This bill redefines the term “Waters of the United States” by removing the word “navigable” and extending legislation to include all “activities affecting these waters”. This creates the potential to restrict farmers, ranchers and other landowners’ property rights. We’ll see massive legislative burdens on local agriculture, more bullying by big-government bureaucrats and more expense for small farms and ranches. It’s very easy for a legislator from the suburbs to enact grandiose clean-water ideals – it’s something else entirely for the farmers and ranchers who have cows to feed, hay to bale, tractors to fix and bills to pay to live up to these unattainable standards.
Ranchers are already over-burdened and over-regulated – we should not be forcing them to comply with even more legislation. Ranchers and farmers understand the value of clean water for themselves and their livestock, and these rules only create false choices and cause unnecessary hardship on an already hard-working community.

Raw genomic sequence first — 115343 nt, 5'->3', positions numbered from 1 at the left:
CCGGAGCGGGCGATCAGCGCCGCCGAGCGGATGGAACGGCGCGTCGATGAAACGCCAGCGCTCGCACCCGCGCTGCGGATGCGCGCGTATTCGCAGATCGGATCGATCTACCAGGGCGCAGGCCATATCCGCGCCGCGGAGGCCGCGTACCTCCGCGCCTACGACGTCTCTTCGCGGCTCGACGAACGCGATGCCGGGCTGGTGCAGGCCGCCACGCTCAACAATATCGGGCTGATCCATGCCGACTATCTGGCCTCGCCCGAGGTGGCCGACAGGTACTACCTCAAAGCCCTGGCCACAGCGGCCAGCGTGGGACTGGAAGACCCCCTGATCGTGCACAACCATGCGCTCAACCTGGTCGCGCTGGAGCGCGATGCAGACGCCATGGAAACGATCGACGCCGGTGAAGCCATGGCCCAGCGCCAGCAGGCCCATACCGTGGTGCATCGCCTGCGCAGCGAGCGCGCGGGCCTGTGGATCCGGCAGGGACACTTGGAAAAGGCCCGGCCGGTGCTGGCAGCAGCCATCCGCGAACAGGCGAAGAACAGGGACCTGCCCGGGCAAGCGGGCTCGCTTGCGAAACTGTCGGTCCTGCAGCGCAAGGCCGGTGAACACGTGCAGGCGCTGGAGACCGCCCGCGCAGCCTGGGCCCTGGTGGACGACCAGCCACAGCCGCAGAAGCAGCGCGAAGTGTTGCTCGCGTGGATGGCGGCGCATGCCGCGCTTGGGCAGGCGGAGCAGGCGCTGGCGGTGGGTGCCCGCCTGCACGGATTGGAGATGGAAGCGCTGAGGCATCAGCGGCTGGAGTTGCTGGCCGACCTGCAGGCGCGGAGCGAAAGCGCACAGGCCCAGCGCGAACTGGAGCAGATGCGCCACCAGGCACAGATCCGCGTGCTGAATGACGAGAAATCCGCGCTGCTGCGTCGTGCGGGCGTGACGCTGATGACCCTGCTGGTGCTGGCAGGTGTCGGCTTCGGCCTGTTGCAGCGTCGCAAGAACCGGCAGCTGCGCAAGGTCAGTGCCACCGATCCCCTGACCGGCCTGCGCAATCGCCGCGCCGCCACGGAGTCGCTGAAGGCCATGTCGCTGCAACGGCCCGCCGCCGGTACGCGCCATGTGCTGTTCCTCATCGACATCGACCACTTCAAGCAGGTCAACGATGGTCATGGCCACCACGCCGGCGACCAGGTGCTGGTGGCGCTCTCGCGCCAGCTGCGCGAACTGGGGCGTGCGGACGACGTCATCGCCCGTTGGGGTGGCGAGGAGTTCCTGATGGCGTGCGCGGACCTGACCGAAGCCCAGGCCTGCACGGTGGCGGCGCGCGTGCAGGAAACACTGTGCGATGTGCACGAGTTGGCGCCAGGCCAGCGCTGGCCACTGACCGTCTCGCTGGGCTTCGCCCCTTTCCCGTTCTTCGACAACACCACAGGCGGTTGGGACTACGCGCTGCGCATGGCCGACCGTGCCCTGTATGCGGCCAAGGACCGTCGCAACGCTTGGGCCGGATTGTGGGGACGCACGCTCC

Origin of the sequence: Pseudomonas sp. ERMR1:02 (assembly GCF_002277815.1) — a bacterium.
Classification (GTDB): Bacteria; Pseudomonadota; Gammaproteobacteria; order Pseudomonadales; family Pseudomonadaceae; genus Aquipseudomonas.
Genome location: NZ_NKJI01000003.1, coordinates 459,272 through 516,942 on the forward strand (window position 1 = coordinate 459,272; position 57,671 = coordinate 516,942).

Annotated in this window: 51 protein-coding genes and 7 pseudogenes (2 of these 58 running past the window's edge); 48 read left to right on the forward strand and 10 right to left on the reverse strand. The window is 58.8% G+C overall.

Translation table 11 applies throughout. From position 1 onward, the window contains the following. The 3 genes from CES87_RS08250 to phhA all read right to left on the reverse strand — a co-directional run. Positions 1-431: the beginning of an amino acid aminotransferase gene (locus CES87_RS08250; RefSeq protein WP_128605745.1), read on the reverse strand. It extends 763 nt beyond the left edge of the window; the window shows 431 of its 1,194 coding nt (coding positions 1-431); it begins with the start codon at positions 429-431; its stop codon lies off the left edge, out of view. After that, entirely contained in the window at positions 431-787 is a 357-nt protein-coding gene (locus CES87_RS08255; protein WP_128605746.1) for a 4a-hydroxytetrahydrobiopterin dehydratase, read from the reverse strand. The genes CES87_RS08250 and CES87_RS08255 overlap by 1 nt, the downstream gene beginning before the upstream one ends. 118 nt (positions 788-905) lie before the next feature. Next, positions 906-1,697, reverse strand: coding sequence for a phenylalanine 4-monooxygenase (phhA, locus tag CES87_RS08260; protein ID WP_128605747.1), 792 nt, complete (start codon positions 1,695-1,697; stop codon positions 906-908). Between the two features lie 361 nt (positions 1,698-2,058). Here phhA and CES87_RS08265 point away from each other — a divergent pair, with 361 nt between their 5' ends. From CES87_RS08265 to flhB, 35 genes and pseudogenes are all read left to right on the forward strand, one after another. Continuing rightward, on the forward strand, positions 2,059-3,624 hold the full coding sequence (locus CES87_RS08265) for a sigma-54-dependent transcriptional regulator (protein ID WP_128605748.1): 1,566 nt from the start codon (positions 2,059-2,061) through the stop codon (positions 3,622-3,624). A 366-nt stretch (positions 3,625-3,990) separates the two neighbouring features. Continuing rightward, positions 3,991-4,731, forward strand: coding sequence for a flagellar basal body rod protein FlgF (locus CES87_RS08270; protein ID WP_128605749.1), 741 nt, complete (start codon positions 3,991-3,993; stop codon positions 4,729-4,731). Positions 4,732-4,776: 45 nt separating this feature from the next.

5. Water rights, both quantity and quality
Any rancher knows that without water, crops don’t grow, animals don’t survive, and agriculture suffers. In my hometown of Klamath County, we are seeing the devastating effects of politically abused water rights and the massive economic destruction that follows. Western Cowman magazine states that “Environmentalists argue that the Klamath valley should never have been farmed—that farming put too much stress on the land. But as Kimberly Strassel pointed out in her Wall Street Journal article, the West is primarily arid. ‘Its history is one of turning inhospitable areas into thriving communities through prudent and thoughtful relocation of water.
If the Klamath farmers should be moved, why not the residents of San Diego and Los Angeles, not to mention residents of the Southwest and parts of Montana and Wyoming?’ All of these communities survive because of irrigation—water that some people think should go to environmental use.”
Our representatives should be on the forefront of all of these agricultural issues, giving our rural communities a voice and fighting for the rights of those who feed us. Right now, many politicians are conveniently silent, trying to play political games with your livelihood. This is wrong, unjust and immoral. We need to speak up for agriculture and rural America, while we still can.